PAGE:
In my 30 years as director of the Greenburgh Nature Center, our staff focused on presenting environmental and natural history programs that featured local flora and fauna.
By Bill Lawyer
In my 30 years as director of the Greenburgh Nature Center, our staff focused on presenting environmental and natural history programs that featured local flora and fauna. Our educational principle was that you didn’t have to go to exotic, distant locales to experience the fascination of nature. A walk through any local park or preserve could yield views of hundreds of exciting natural events. You just had to be on the lookout.
We were inspired by the Dr. Seuss book, “Horton Hears A Who.” In that story, an elephant discovers an entire village of microscopic “whos” living in a speck of dust.
In Greenburgh, one of the most easily spotted, and fun to watch local “critters” was the eastern chipmunk. We used them to open up people’s consciousness to the web of life in its many forms. One year we even featured Tamias striatus (their scientific name) on our staff and volunteer sweatshirts.
While they don’t depend on humans for any kind of direct support, chipmunks have easily adapted to life in suburban settings.
Here in Rye, although I don’t think anyone’s carried out chipmunk counts the way they do bird or deer counts, I’d guess that the population of chipmunks has been steadily growing. Walking along Rye Beach Avenue from Milton Road to the northeast end of Rye Town Park, there are nearly continuous stone retaining walls teeming with the cute little rodents, particularly the dry stonewalls that provide more crevices and crannies.
The best way to spot them is by watching a bird feeder. While chipmunks aren’t as adept as squirrels, they can climb up a post to a feeder. More commonly, they just collect the fallen seeds.
Chipmunks get their generic name – tamias — from the Greek word for treasurer, or steward. The easiest way to see why they get that name is to watch them in action when there are seeds, nuts, and other foods on the ground. According to biologist Evan Hazard, their diet includes: grass, shoots, fungi, insects, small frogs, worms, and bird eggs.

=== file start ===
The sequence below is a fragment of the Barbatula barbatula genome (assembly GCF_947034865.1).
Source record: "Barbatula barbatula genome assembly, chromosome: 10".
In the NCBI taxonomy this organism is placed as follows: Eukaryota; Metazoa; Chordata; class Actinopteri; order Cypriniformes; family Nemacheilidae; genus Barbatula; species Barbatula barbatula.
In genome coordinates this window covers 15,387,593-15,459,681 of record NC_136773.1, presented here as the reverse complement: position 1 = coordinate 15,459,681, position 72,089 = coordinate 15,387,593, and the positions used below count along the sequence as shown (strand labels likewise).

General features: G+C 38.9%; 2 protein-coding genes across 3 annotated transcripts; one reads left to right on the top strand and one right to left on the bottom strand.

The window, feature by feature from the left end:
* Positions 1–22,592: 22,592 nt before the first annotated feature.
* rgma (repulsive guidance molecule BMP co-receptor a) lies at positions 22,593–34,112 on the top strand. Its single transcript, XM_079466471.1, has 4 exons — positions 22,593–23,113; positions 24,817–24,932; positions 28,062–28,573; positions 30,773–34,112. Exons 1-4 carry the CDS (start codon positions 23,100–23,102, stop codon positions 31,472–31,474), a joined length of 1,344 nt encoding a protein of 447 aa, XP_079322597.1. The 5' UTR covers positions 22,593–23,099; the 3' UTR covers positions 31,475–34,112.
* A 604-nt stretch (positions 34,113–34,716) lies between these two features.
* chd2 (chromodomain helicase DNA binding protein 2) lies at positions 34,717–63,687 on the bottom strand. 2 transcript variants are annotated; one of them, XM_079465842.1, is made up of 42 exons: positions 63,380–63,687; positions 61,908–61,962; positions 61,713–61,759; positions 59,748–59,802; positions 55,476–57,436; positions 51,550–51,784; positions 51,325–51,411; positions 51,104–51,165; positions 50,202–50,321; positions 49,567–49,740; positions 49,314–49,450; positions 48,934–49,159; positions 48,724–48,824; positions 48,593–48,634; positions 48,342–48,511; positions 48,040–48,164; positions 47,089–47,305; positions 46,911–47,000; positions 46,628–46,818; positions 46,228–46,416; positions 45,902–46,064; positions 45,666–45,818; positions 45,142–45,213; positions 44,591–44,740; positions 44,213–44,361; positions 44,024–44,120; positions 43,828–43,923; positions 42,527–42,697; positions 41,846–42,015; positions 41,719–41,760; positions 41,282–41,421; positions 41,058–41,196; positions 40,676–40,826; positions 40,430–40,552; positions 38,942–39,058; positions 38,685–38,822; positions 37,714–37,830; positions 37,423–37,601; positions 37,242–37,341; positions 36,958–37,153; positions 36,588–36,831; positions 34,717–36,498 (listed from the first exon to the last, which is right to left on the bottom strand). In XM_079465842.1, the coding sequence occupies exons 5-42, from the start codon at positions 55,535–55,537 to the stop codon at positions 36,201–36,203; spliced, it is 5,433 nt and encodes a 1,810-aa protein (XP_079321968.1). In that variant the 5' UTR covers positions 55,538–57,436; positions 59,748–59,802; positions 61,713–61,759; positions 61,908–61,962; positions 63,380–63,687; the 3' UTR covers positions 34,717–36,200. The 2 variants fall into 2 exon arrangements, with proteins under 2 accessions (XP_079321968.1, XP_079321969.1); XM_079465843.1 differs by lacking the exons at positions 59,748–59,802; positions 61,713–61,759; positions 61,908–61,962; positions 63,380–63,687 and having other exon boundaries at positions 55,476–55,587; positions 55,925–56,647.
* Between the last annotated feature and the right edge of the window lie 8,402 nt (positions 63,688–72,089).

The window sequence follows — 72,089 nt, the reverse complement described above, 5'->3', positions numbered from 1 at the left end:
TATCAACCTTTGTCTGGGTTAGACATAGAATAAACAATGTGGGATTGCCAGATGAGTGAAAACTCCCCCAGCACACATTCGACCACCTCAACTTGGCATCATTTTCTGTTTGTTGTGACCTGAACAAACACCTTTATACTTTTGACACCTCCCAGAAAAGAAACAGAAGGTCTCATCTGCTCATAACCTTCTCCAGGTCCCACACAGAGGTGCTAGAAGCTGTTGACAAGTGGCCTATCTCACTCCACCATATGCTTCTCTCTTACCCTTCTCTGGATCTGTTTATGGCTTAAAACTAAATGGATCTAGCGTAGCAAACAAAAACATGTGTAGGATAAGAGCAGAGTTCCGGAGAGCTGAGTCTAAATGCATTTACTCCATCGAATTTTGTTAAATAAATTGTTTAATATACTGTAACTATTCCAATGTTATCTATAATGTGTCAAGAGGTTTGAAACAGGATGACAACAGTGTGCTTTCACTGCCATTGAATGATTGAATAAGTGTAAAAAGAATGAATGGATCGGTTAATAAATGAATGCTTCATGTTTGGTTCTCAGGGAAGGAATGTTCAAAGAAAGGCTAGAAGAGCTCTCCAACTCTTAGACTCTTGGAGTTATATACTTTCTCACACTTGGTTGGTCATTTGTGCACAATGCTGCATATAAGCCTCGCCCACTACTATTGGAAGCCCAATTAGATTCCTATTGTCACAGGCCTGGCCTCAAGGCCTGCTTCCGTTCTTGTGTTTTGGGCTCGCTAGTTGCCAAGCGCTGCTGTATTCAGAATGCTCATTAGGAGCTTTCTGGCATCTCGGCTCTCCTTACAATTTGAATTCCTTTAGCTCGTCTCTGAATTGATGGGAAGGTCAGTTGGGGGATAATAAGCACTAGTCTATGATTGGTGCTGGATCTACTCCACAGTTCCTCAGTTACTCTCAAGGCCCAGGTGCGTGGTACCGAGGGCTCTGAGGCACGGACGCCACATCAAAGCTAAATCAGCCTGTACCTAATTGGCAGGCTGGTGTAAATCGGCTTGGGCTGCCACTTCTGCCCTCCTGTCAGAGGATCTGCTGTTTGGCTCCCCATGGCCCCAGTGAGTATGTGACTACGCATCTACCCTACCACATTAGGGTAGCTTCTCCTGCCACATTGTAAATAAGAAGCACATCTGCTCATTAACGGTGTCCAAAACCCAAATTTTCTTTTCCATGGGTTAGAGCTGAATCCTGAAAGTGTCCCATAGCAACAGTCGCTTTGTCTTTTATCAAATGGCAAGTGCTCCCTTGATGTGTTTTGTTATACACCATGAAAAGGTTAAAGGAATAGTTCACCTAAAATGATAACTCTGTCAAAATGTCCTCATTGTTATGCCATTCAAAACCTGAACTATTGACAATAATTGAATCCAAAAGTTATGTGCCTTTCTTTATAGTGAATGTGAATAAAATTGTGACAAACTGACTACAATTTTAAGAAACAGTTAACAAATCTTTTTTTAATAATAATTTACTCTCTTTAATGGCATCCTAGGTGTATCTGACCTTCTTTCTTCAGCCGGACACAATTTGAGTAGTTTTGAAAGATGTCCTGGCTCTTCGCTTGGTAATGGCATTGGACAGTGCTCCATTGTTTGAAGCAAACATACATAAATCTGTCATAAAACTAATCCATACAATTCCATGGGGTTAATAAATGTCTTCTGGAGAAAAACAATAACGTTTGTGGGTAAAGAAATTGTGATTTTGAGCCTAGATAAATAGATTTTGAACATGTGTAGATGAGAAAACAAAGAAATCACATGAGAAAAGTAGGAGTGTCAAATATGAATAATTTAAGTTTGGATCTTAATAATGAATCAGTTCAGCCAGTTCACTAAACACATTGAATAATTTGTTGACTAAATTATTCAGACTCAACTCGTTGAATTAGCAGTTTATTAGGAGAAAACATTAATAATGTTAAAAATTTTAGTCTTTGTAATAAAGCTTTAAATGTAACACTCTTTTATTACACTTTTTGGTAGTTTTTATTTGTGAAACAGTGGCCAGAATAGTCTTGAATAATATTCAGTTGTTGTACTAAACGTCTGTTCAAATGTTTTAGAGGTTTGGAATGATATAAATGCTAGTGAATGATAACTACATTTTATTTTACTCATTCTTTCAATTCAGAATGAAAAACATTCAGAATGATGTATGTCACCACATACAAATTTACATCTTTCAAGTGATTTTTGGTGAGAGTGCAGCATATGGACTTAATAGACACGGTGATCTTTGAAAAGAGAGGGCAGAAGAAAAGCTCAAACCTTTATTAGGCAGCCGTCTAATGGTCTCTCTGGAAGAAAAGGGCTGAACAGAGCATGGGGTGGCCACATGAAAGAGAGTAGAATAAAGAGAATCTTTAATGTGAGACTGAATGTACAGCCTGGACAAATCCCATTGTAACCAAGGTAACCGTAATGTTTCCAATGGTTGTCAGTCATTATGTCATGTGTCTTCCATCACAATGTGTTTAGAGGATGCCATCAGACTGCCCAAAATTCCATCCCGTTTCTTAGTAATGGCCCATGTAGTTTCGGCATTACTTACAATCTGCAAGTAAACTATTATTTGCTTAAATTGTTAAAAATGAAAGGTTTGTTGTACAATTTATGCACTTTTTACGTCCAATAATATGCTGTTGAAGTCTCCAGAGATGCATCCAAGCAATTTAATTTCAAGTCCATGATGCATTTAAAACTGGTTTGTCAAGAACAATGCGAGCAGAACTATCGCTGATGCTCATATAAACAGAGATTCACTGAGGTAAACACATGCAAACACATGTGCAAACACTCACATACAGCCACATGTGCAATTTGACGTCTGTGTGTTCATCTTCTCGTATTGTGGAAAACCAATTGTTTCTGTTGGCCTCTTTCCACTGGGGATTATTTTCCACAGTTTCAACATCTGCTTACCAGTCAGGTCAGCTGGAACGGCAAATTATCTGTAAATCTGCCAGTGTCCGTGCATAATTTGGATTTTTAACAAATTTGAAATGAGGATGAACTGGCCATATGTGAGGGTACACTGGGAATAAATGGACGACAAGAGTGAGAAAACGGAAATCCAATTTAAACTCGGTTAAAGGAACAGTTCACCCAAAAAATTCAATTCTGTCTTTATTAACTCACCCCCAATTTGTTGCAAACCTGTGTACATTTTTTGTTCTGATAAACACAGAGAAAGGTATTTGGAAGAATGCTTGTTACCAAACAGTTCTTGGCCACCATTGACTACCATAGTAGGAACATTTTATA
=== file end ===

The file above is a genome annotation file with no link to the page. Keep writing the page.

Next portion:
Instead of eating food as they get it, they are able to stuff it in the expandable pouches inside their cheeks. When their pouches are full, they return to their nest or burrow and stash their “treasure” for future consumption.
For most people, knowing chipmunks have pouches is enough information. But if you want to get deeper into the pouch adaptation, you need to be like Horton and go to the next level.
In the 19th century, the existence and function of cheek pouches became part of the slow but steady development of the theory of evolution. Chipmunks, like earthworms, were easy to observe and study.
Their pouches can expand to be as big as their entire bodies. And they’re not the only mammals with cheek pouches; hamsters, bats, and some monkeys have them, too. Possessing these pouches enables animals to carry much more food before having to return to their homes. Some species of hamsters put their young in the pouches for protection.
Even now, scientists are studying chipmunks to understand such things as climate change and population dispersal, as well as vascular membranes and healing processes. They have also been useful for the study of the immune system, especially in the development of abscesses or tumors.
The next time you spot a chipmunk busily at work, think about the vast world of biological information and theory that these cute critters have brought to our backyard.